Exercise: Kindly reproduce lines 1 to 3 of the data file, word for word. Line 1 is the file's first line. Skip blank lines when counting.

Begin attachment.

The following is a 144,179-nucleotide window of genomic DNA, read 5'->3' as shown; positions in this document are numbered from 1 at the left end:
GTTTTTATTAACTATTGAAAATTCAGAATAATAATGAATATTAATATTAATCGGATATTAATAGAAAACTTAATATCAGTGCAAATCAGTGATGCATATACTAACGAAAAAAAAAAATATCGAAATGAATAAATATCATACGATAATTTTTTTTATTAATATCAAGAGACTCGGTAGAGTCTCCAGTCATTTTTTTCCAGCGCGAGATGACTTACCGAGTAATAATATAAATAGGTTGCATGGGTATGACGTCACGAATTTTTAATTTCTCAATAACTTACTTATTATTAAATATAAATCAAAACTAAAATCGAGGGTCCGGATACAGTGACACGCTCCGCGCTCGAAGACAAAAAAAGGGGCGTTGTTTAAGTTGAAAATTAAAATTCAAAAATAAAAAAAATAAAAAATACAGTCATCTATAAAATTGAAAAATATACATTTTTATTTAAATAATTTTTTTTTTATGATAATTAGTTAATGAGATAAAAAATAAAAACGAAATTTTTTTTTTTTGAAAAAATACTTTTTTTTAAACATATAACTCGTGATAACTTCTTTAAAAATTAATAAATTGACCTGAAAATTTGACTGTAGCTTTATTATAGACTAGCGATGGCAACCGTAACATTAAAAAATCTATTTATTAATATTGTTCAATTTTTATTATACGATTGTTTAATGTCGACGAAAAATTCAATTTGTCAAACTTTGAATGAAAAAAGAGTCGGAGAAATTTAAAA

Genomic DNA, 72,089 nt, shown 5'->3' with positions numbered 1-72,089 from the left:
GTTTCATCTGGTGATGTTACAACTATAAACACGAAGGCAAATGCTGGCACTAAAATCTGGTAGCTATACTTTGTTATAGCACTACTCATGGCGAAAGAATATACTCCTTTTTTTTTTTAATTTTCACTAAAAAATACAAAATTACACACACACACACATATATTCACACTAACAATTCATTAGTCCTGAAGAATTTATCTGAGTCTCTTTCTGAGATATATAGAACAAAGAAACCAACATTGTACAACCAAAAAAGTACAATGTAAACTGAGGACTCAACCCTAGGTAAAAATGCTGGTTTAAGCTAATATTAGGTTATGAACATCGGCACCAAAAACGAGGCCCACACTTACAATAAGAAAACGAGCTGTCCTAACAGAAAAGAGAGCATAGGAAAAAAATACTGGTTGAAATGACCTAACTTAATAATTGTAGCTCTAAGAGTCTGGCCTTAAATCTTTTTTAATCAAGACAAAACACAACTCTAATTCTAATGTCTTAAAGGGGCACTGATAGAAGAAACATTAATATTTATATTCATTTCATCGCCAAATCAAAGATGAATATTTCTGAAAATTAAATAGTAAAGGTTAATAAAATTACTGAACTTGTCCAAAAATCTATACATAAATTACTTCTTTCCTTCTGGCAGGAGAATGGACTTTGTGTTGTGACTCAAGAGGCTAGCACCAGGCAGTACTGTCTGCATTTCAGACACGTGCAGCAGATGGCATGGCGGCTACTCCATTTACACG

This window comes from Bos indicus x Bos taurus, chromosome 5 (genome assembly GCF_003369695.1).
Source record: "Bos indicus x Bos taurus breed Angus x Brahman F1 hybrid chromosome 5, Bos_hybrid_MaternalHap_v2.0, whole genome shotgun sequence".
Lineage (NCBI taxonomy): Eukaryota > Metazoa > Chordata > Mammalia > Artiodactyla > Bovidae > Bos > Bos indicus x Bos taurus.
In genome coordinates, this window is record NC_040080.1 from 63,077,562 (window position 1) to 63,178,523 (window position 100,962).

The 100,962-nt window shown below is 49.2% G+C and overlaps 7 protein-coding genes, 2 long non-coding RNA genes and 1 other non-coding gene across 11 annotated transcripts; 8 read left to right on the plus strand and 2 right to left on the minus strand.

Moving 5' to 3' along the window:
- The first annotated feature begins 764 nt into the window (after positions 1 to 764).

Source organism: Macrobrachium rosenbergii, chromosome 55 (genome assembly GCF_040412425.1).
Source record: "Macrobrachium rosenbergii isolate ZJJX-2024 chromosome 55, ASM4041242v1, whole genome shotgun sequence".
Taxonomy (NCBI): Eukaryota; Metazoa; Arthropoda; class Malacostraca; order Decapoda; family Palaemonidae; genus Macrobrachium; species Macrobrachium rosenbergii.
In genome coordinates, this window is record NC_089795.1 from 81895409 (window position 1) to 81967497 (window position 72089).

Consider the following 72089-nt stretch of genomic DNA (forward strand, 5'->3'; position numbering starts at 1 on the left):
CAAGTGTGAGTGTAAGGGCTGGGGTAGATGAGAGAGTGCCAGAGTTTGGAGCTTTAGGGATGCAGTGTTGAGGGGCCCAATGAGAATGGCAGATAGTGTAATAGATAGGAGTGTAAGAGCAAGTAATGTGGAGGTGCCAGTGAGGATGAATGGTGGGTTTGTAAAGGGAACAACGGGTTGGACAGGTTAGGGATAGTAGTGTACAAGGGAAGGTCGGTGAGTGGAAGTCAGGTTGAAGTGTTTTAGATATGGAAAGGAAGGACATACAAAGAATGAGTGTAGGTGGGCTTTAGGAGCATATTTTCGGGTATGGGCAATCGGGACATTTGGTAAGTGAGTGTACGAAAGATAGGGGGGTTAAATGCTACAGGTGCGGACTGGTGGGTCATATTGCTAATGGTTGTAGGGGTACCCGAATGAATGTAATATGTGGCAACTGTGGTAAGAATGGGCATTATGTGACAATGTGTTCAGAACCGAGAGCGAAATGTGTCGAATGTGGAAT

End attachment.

The following is a 144,179-nucleotide window of genomic DNA, read 5'->3' as shown; positions in this document are numbered from 1 at the left end:
GTTTTTATTAACTATTGAAAATTCAGAATAATAATGAATATTAATATTAATCGGATATTAATAGAAAACTTAATATCAGTGCAAATCAGTGATGCATATACTAACGAAAAAAAAAAATATCGAAATGAATAAATATCATACGATAATTTTTTTTATTAATATCAAGAGACTCGGTAGAGTCTCCAGTCATTTTTTTCCAGCGCGAGATGACTTACCGAGTAATAATATAAATAGGTTGCATGGGTATGACGTCACGAATTTTTAATTTCTCAATAACTTACTTATTATTAAATATAAATCAAAACTAAAATCGAGGGTCCGGATACAGTGACACGCTCCGCGCTCGAAGACAAAAAAAGGGGCGTTGTTTAAGTTGAAAATTAAAATTCAAAAATAAAAAAAATAAAAAATACAGTCATCTATAAAATTGAAAAATATACATTTTTATTTAAATAATTTTTTTTTTATGATAATTAGTTAATGAGATAAAAAATAAAAACGAAATTTTTTTTTTTTGAAAAAATACTTTTTTTTAAACATATAACTCGTGATAACTTCTTTAAAAATTAATAAATTGACCTGAAAATTTGACTGTAGCTTTATTATAGACTAGCGATGGCAACCGTAACATTAAAAAATCTATTTATTAATATTGTTCAATTTTTATTATACGATTGTTTAATGTCGACGAAAAATTCAATTTGTCAAACTTTGAATGAAAAAAGAGTCGGAGAAATTTAAAA

Genomic DNA, 72,089 nt, shown 5'->3' with positions numbered 1-72,089 from the left: